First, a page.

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Oil Price Drop Buoys Markets

Nasdaq, Dow and S&P 500 all post gains. Wholesale price decline also fuels stocks.

September 11, 2004|From Times Staff and Wire Reports

A pullback in oil prices and a surprise drop in wholesale inflation helped fuel a rally on Wall Street on Friday as investors' concerns about the economy eased.

The Nasdaq composite index surged, with investors buying heavily into an oversold technology sector.

Oil prices slumped, settling at $42.81 a barrel, down $1.80, in New York trading. That reversed almost all of the price jump on Thursday that was triggered by a report showing U.S. crude inventories at a six-month low.

Investors welcomed the government's report that the producer price index, a measure of wholesale prices, dipped 0.1% in August. That was viewed as a strong sign that the economy had managed to keep inflation at bay despite this summer's rising oil costs.

Advancing issues outnumbered decliners by 3 to 2 on the New York Stock Exchange and by 7 to 4 on Nasdaq.

Nasdaq gained 24.66 points, or 1.3%, to 1,894.31. The Standard & Poor's 500 index was up 5.54 points, or 0.5%, at 1,123.92 -- its highest since July 2.

But a profit warning from Alcoa, which slashed its third-quarter forecast by about 40%, weighed on the Dow Jones industrial average. The Dow added 23.97 points, or 0.2%, to 10,313.07.

For the week, the Dow rose 0.5% and the S&P was up 0.9%, while Nasdaq soared 2.7%, although the tech-focused index remains down 5.4% for the year.

Stock prices have been slowly recovering since mid-August, helped by lower oil prices and flat long-term bond yields. The Nasdaq index is up 8.1% since Aug. 12.

But many analysts worry that investors' corporate earnings expectations are too high.

"Investors have become overly enthusiastic" about earnings, said Jack Caffrey, an equities strategist at J.P. Morgan Private Bank. "It behooves companies to keep expectations reasonable. We're still seeing profit growth, it's just that it's moderated."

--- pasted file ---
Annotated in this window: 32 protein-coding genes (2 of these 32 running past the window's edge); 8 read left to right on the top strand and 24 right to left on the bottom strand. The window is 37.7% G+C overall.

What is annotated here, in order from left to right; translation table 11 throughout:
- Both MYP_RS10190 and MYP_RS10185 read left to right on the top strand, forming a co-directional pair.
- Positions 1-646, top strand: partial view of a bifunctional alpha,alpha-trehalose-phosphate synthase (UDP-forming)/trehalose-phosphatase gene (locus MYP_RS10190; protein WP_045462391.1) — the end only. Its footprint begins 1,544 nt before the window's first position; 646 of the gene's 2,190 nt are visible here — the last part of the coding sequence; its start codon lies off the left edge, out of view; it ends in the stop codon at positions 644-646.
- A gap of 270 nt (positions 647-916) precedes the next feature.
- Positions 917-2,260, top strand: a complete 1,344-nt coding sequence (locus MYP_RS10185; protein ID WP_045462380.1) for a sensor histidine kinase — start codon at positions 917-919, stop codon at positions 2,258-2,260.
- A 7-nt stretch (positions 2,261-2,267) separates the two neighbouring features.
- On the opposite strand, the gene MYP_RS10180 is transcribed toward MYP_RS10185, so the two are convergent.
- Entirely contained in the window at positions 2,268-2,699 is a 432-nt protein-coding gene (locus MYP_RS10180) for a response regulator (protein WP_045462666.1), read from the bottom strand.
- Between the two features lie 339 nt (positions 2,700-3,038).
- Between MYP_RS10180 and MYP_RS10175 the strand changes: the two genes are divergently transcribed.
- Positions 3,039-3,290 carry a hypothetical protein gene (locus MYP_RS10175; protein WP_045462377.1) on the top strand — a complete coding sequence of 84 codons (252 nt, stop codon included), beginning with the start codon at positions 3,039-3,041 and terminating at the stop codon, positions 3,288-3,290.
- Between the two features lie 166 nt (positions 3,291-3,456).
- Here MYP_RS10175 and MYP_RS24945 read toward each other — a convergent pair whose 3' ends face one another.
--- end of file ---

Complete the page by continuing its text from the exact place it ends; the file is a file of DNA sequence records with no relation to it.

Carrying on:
The news on earnings has been mixed in recent days. Companies including Nokia, Texas Instruments and steel firm Nucor have given upbeat outlooks, while firms including Dean Foods and McKesson have warned of shortfalls.

Among Friday's market highlights:

* Alcoa fell $2.54 to $30.75 after reducing its forecasts for the third quarter because of labor issues and plant closings. Alcoa expects to earn 30 to 35 cents a share, far less than Wall Street's average forecast of 52 cents.

* Auto parts maker Visteon cited Ford's cutbacks in production as a factor in taking a one-time charge of up to $900 million in the third quarter. Visteon tumbled $1 to $8, while Ford slipped 21 cents to $13.96.

Other auto-related stocks losing ground included Magna International, down $2.99 to $70.67, and TRW Automotive, down 68 cents to $18.62.

* In the tech sector, National Semiconductor rose 76 cents to $14.24, Texas Instruments jumped $1.17 to $21.94, Agilent gained $1.55 to $22.71 and SAP was up $1.92 to $39.18.

* Walt Disney added 30 cents to $23.16 after Chief Executive Michael Eisner announced that he would step down as the Burbank company's longtime leader Sept. 30, 2006.

* Among other Southland issues, clothing designer and retailer Quiksilver surged $3.27 to $25.90 after reporting sharply higher quarterly earnings.

* U.S. Treasury yields fell slightly. The report of a decline in wholesale inflation in August helped spur buying of bonds, but some investors were hesitant after two regional Federal Reserve Bank presidents made comments indicating that the central bank would continue to raise short-term interest rates.

The yield on the benchmark 10-year note fell to 4.19% from 4.2% on Thursday. The yield was at 4.28% a week ago.

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